Brouwer said his team designed and built the Fountain Valley project with about $10 million in funding from sources including California government bodies and a U.S. Department of Energy grant. FuelCell Energy Inc. and Air Products & Chemicals Inc. provided components and worked with Brouwer to design the system.
This prototype makes enough hydrogen to supply about 200 fuel-cell vehicles. Brouwer said he has already worked out refinements that allow five times as much hydrogen production in half the space at the facility. Waste-treatment and public officials in British Columbia, Spain and the U.S. are looking into hydrogen-production based on the Fountain Valley system, he said.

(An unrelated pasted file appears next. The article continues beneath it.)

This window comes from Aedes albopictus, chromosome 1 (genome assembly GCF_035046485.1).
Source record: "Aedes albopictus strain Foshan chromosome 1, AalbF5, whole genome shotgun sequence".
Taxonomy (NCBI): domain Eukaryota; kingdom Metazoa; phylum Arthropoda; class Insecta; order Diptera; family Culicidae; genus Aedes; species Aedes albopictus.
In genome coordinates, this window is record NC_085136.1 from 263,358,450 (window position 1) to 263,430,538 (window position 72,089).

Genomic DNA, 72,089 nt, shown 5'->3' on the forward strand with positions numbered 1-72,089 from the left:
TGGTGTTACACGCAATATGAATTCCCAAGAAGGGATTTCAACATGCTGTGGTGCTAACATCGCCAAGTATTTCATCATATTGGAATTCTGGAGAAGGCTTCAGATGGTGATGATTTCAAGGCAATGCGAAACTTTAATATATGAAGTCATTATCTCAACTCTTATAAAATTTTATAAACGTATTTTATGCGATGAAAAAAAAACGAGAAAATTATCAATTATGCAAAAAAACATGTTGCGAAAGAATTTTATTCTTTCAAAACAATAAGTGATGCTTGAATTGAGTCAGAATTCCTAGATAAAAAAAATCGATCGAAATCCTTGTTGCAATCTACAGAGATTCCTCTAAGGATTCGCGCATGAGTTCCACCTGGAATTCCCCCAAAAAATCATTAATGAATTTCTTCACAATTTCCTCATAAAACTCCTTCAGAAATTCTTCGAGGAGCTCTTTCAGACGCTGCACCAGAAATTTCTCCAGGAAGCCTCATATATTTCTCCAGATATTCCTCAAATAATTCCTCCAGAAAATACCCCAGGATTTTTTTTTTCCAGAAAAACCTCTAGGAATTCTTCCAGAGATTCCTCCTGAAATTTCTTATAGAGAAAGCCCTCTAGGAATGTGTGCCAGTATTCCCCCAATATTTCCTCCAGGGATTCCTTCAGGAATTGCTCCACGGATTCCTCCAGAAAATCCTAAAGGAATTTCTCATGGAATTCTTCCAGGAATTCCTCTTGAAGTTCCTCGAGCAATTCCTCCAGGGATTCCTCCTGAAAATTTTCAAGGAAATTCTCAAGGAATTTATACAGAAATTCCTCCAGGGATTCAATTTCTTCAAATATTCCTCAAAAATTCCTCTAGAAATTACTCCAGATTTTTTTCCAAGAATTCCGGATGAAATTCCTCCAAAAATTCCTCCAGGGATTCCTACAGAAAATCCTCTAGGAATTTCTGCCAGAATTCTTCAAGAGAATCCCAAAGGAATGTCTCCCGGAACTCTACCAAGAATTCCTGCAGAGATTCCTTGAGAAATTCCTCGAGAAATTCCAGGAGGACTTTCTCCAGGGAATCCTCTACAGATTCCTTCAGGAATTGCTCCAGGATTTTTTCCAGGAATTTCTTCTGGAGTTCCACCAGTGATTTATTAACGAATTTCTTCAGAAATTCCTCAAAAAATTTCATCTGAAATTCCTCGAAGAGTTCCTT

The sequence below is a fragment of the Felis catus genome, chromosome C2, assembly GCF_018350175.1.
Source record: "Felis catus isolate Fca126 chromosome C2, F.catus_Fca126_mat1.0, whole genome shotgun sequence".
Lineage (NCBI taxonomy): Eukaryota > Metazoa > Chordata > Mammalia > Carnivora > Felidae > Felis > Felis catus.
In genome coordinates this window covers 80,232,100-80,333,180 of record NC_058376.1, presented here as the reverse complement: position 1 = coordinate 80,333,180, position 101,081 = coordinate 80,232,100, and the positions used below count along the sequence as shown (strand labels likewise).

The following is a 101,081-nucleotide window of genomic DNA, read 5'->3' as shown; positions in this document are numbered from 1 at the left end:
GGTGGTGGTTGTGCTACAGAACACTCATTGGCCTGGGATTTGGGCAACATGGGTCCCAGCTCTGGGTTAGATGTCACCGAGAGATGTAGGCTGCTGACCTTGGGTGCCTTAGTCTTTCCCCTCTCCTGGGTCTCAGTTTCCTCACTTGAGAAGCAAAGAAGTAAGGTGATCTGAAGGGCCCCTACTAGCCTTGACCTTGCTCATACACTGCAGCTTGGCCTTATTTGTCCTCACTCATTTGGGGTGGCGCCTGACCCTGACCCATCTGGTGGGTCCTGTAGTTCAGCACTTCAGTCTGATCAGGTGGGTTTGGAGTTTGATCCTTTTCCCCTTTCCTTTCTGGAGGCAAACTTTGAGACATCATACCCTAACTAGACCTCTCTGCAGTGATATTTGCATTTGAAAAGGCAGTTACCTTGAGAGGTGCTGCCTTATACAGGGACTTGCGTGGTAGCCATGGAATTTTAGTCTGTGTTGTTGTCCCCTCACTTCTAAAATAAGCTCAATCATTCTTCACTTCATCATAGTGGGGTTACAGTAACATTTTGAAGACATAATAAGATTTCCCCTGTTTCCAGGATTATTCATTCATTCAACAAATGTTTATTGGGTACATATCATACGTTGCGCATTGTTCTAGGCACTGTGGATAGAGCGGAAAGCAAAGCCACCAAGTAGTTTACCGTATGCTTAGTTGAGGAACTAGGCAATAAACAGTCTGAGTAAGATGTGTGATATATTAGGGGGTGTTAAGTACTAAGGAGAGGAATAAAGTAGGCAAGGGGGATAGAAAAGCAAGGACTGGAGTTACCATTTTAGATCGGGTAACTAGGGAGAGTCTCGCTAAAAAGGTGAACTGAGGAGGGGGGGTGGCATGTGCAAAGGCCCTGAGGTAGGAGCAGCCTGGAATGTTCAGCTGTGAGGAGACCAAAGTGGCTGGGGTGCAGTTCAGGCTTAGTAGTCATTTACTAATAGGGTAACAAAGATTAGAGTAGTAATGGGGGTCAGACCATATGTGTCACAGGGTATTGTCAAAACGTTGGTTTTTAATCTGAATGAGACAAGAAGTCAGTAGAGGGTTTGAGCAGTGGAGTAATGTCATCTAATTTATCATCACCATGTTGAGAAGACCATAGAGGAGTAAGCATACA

There's a limit to how much fuel waste-treatment plants can provide, he said. Installing similar hydrogen-making systems at most of California's major waste-treatment plants would generate enough hydrogen to power about 10 percent of all the cars on the state's roads, Brouwer said.
"We use an incredible amount of fuel for transportation, and this particular source gets you just part of the way there."
The rest could be supplied by converting conventional natural gas, until hydrogen sources with even less carbon become available, Castillo said.
"There's lots of natural gas, so that's going to take care of most of the fuel," Castillo said. "It's also true that we can get some of the hydrogen from waste we all produce every day."